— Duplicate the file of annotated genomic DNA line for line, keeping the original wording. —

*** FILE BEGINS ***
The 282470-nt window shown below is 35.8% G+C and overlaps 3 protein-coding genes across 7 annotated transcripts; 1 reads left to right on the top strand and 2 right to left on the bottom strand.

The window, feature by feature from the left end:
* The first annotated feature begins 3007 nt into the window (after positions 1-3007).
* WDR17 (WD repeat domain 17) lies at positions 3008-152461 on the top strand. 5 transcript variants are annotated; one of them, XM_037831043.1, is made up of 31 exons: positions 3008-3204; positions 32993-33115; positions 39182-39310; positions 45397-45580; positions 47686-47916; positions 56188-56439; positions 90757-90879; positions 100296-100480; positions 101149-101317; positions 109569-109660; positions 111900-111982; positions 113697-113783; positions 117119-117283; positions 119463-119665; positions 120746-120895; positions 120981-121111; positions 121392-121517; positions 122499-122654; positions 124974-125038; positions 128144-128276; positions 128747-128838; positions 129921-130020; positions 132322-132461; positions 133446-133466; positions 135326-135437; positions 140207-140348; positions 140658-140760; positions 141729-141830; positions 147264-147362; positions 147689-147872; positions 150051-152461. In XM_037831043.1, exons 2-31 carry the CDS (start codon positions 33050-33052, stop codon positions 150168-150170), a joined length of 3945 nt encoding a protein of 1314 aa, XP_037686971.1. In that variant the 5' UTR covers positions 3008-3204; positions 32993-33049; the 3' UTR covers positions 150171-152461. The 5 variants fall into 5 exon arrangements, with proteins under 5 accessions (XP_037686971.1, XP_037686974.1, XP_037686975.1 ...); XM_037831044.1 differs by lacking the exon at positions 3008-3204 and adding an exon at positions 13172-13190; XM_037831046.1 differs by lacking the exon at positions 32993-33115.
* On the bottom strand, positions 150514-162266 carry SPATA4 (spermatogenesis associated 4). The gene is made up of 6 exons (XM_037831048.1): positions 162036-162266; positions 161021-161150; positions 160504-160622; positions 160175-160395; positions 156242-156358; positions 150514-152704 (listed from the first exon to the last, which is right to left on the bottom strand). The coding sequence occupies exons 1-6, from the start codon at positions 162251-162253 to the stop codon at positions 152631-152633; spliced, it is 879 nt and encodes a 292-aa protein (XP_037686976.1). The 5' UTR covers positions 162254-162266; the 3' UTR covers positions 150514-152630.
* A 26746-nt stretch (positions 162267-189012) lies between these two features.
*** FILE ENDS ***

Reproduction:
The 282470-nt window shown below is 35.8% G+C and overlaps 3 protein-coding genes across 7 annotated transcripts; 1 reads left to right on the top strand and 2 right to left on the bottom strand.

The window, feature by feature from the left end:
* The first annotated feature begins 3007 nt into the window (after positions 1-3007).
* WDR17 (WD repeat domain 17) lies at positions 3008-152461 on the top strand. 5 transcript variants are annotated; one of them, XM_037831043.1, is made up of 31 exons: positions 3008-3204; positions 32993-33115; positions 39182-39310; positions 45397-45580; positions 47686-47916; positions 56188-56439; positions 90757-90879; positions 100296-100480; positions 101149-101317; positions 109569-109660; positions 111900-111982; positions 113697-113783; positions 117119-117283; positions 119463-119665; positions 120746-120895; positions 120981-121111; positions 121392-121517; positions 122499-122654; positions 124974-125038; positions 128144-128276; positions 128747-128838; positions 129921-130020; positions 132322-132461; positions 133446-133466; positions 135326-135437; positions 140207-140348; positions 140658-140760; positions 141729-141830; positions 147264-147362; positions 147689-147872; positions 150051-152461. In XM_037831043.1, exons 2-31 carry the CDS (start codon positions 33050-33052, stop codon positions 150168-150170), a joined length of 3945 nt encoding a protein of 1314 aa, XP_037686971.1. In that variant the 5' UTR covers positions 3008-3204; positions 32993-33049; the 3' UTR covers positions 150171-152461. The 5 variants fall into 5 exon arrangements, with proteins under 5 accessions (XP_037686971.1, XP_037686974.1, XP_037686975.1 ...); XM_037831044.1 differs by lacking the exon at positions 3008-3204 and adding an exon at positions 13172-13190; XM_037831046.1 differs by lacking the exon at positions 32993-33115.
* On the bottom strand, positions 150514-162266 carry SPATA4 (spermatogenesis associated 4). The gene is made up of 6 exons (XM_037831048.1): positions 162036-162266; positions 161021-161150; positions 160504-160622; positions 160175-160395; positions 156242-156358; positions 150514-152704 (listed from the first exon to the last, which is right to left on the bottom strand). The coding sequence occupies exons 1-6, from the start codon at positions 162251-162253 to the stop codon at positions 152631-152633; spliced, it is 879 nt and encodes a 292-aa protein (XP_037686976.1). The 5' UTR covers positions 162254-162266; the 3' UTR covers positions 150514-152630.
* A 26746-nt stretch (positions 162267-189012) lies between these two features.